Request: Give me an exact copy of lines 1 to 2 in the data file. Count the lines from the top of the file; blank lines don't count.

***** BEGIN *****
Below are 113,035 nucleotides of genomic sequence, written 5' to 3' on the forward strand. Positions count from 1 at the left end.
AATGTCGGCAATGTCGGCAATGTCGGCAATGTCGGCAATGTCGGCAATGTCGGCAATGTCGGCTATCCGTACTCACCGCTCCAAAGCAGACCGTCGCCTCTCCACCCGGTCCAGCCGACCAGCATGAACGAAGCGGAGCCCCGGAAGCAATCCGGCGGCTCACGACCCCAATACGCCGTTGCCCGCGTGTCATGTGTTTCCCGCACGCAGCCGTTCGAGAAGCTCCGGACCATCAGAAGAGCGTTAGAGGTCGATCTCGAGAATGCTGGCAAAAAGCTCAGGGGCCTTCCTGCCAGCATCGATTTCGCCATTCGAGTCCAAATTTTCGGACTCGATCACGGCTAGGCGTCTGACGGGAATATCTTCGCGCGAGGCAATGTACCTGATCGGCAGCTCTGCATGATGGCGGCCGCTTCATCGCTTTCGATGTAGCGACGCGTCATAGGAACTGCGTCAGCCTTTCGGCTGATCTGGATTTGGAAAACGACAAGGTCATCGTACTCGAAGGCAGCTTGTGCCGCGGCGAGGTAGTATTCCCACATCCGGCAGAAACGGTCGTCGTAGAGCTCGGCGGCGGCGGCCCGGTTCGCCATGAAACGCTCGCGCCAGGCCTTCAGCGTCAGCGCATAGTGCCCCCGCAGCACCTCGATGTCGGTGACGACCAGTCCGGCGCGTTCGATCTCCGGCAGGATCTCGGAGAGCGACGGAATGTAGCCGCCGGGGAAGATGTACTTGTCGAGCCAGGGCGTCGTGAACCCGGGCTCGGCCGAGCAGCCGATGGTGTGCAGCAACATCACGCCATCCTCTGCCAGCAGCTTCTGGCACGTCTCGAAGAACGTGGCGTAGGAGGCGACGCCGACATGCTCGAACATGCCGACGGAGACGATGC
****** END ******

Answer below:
Below are 113,035 nucleotides of genomic sequence, written 5' to 3' on the forward strand. Positions count from 1 at the left end.
AATGTCGGCAATGTCGGCAATGTCGGCAATGTCGGCAATGTCGGCAATGTCGGCAATGTCGGCTATCCGTACTCACCGCTCCAAAGCAGACCGTCGCCTCTCCACCCGGTCCAGCCGACCAGCATGAACGAAGCGGAGCCCCGGAAGCAATCCGGCGGCTCACGACCCCAATACGCCGTTGCCCGCGTGTCATGTGTTTCCCGCACGCAGCCGTTCGAGAAGCTCCGGACCATCAGAAGAGCGTTAGAGGTCGATCTCGAGAATGCTGGCAAAAAGCTCAGGGGCCTTCCTGCCAGCATCGATTTCGCCATTCGAGTCCAAATTTTCGGACTCGATCACGGCTAGGCGTCTGACGGGAATATCTTCGCGCGAGGCAATGTACCTGATCGGCAGCTCTGCATGATGGCGGCCGCTTCATCGCTTTCGATGTAGCGACGCGTCATAGGAACTGCGTCAGCCTTTCGGCTGATCTGGATTTGGAAAACGACAAGGTCATCGTACTCGAAGGCAGCTTGTGCCGCGGCGAGGTAGTATTCCCACATCCGGCAGAAACGGTCGTCGTAGAGCTCGGCGGCGGCGGCCCGGTTCGCCATGAAACGCTCGCGCCAGGCCTTCAGCGTCAGCGCATAGTGCCCCCGCAGCACCTCGATGTCGGTGACGACCAGTCCGGCGCGTTCGATCTCCGGCAGGATCTCGGAGAGCGACGGAATGTAGCCGCCGGGGAAGATGTACTTGTCGAGCCAGGGCGTCGTGAACCCGGGCTCGGCCGAGCAGCCGATGGTGTGCAGCAACATCACGCCATCCTCTGCCAGCAGCTTCTGGCACGTCTCGAAGAACGTGGCGTAGGAGGCGACGCCGACATGCTCGAACATGCCGACGGAGACGATGC